Ask around South Africa and the international team most cricket supporters would like to have seen first-hand is the legendary West Indians. Their glory days were ending as South Africa were readmitted into the international game, so that by the time they toured the country in the late 1990s and early 2000s, they had gone from all-conquering to almost all-conquered. But in the summer of 2007, West Indies finally arrived. They stunned South Africa with a historic Test win in Port Elizabeth . Daren Ganga was part of the victorious XI and shared their story of success ahead of the second Test at the same venue in the ongoing series.
The guys had played some T20s in South Africa and won in Port Elizabeth so by the time the Test players like I joined them we felt very confident that the team would be competitive. We knew from our experiences in 1998-99 that the PE track was quite fast but over the years it had become batsman-friendly. We analysed it well so we were not too worried when we were put in to bat even though our past record may have led the South Africans to believe that they would beat us.
We felt their bowlers were a bit off their usual form and there was some indifferent bowling upfront. Myself and Chris Gayle were able to put on an opening partnership two short of 100 and that really set the tone, especially through Chris’ contribution.
Back then he was at that stage between being carefree and maturing and it really showed how he was developing. He was also our leader on the tour so he had the responsibility and he really took that on.
At the end of the first day, we were in a good position. Marlon Samuels had scored 94 and Shivnarine Chanderpaul was still batting, but there was still a lot to do. Only after Shiv took us over 350 and then over 400 did we really feel we could take some control.
Our first-innings total set the precedent but we knew we had struggled to get 20 wickets in the past, especially against better teams. But our attack seized the initiative. They operated in partnerships. They were aggressive but disciplined and at the end of the second day we had South Africa five down.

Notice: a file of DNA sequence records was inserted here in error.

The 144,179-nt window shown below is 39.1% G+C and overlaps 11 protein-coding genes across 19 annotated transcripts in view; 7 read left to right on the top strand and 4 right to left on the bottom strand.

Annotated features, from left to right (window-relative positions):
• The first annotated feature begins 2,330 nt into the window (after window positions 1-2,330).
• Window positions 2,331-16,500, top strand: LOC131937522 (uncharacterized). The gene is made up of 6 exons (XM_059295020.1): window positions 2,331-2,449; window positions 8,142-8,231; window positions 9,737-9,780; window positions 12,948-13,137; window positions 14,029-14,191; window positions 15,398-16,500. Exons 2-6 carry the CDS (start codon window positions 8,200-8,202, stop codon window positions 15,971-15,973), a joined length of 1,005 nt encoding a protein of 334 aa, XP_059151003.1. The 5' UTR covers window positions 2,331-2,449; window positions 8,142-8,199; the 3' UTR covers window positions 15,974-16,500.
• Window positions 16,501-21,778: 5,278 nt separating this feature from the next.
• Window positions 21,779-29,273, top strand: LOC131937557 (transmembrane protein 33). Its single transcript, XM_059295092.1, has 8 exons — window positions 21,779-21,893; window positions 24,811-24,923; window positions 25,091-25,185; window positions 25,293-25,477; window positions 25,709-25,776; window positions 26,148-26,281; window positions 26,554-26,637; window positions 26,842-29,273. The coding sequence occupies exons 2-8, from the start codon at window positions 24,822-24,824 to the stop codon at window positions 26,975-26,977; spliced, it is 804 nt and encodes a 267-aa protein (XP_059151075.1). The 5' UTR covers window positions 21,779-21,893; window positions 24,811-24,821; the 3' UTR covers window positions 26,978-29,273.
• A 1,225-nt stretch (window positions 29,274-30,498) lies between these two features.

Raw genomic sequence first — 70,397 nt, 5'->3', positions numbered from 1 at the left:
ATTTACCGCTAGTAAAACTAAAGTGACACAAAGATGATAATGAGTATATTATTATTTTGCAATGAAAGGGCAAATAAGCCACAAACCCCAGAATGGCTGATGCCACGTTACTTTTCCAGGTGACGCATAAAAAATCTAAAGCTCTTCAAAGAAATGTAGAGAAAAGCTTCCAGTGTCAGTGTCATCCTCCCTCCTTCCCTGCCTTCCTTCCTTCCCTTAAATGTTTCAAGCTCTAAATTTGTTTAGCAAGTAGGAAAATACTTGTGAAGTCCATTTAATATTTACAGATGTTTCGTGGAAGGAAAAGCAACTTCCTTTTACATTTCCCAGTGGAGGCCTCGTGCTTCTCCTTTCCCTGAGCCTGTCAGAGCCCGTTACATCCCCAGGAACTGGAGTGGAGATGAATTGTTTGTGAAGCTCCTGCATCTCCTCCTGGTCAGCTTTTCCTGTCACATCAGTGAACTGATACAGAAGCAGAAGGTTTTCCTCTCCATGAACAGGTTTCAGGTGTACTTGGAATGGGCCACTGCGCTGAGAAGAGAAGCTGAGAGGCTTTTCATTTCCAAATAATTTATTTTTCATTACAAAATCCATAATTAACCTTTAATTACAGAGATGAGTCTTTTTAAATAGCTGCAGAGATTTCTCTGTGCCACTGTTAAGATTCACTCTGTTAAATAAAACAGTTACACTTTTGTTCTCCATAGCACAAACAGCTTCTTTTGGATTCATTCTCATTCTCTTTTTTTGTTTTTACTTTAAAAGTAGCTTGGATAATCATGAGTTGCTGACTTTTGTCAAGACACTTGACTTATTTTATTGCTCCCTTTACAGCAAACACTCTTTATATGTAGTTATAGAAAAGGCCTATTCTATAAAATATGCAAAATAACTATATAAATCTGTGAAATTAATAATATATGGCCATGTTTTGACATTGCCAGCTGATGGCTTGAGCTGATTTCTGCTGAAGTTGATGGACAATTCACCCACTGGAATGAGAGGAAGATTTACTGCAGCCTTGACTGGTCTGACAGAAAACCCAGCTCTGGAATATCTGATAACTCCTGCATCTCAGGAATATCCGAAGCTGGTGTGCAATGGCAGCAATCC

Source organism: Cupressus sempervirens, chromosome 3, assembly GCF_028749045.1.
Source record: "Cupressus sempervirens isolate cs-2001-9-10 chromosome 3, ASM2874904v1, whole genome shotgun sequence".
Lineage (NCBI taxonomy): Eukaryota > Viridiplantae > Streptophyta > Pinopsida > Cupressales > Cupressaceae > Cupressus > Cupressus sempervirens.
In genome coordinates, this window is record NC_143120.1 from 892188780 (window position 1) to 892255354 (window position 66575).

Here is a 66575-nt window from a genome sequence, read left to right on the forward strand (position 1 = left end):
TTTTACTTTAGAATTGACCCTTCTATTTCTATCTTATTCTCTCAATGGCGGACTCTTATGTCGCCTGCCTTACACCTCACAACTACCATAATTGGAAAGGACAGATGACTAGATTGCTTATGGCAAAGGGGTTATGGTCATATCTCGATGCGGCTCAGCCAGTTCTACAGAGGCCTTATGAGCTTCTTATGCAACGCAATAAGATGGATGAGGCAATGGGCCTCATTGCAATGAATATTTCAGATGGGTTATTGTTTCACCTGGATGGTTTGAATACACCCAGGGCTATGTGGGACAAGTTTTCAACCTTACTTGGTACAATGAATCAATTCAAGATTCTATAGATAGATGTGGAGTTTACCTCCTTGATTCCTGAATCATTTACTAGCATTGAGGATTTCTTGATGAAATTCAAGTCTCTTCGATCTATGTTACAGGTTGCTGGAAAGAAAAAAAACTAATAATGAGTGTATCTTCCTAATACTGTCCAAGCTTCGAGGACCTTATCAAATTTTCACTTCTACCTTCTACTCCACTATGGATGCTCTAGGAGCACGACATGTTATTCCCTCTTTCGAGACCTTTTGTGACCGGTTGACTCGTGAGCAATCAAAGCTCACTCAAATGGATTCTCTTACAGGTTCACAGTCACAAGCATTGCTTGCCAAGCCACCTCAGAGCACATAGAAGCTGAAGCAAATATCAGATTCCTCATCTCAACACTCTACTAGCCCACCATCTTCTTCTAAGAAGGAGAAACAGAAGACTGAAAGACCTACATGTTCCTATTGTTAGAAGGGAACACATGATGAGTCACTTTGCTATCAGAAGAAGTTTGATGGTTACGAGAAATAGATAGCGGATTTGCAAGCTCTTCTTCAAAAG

After we bowled them out cheaply on the third morning, we followed up with a solid batting performance in the second innings too. Not great but solid. That’s when it started to seem like we could win. When we broke it up session by session, we could see that every day we had taken more control. First we put ourselves in a position from which we couldn’t lose the game and then we went for the win. We were very hungry for the victory.
On the final day, our bowlers picked up early wickets again and we were smelling victory, especially since we could see the tension on the South African faces. I was fielding at forward short leg when Fidel Edwards bowled one into Graeme Smith’s ribs and he fended it off. I took the catch basically on the pitch. I could just see the anxiety and that South Africa knew we could win.
Jacques Kallis was the only guy who looked like standing between us and victory and when Edwards had him caught behind, we thought we could get through the rest. And we did, even though AB de Villiers batted well and there was some resistance at the end.
We really wanted the win so kept at it because we knew how much it would mean to us. In previous series, we had struggled to start well and we knew if we started well it could give us a psychological advantage for the rest of the series.
Afterwards there was definitely some rowdiness in the dressing room. The victory bonded us together as a team. We knew it was no easy feat to beat South Africa at home and we knew we had a win against a top quality team.
But then we settled back into the mindset we have struggled to get out of for so many years. Gayle got injured in the second Test and that really changed things. Psychologically, we were not prepared for that. We were batting one short – we were 10 against 11. Dwayne Bravo had to take over and we really battled. That’s where things went downhill. We never recovered.
For this match, I am optimistic but also realistic. We have an inexperienced side in all aspects – batting, bowling and even in leadership because Denesh Ramdin is still feeling his way into the captaincy.
The other problem we have is that some of our players are technically limited and don’t have the same kind of experience as the South Africans. Look at Stiaan van Zyl as an example. He made his Test debut after playing 96 first-class games so he understands his own game inside-out. Our players have not had that kind of experience. Our infrastructure does not allow players to develop in that way. It’s a combination of things that we need from good coaching to exposure to international conditions. We need our A team to be playing consistently against strong opposition.
I would like to see fight and sustained intensity. Beating South Africa will be really difficult. It’s asking a lot but we must not roll over and be better than we were in the game before.
As told to Firdose Moonda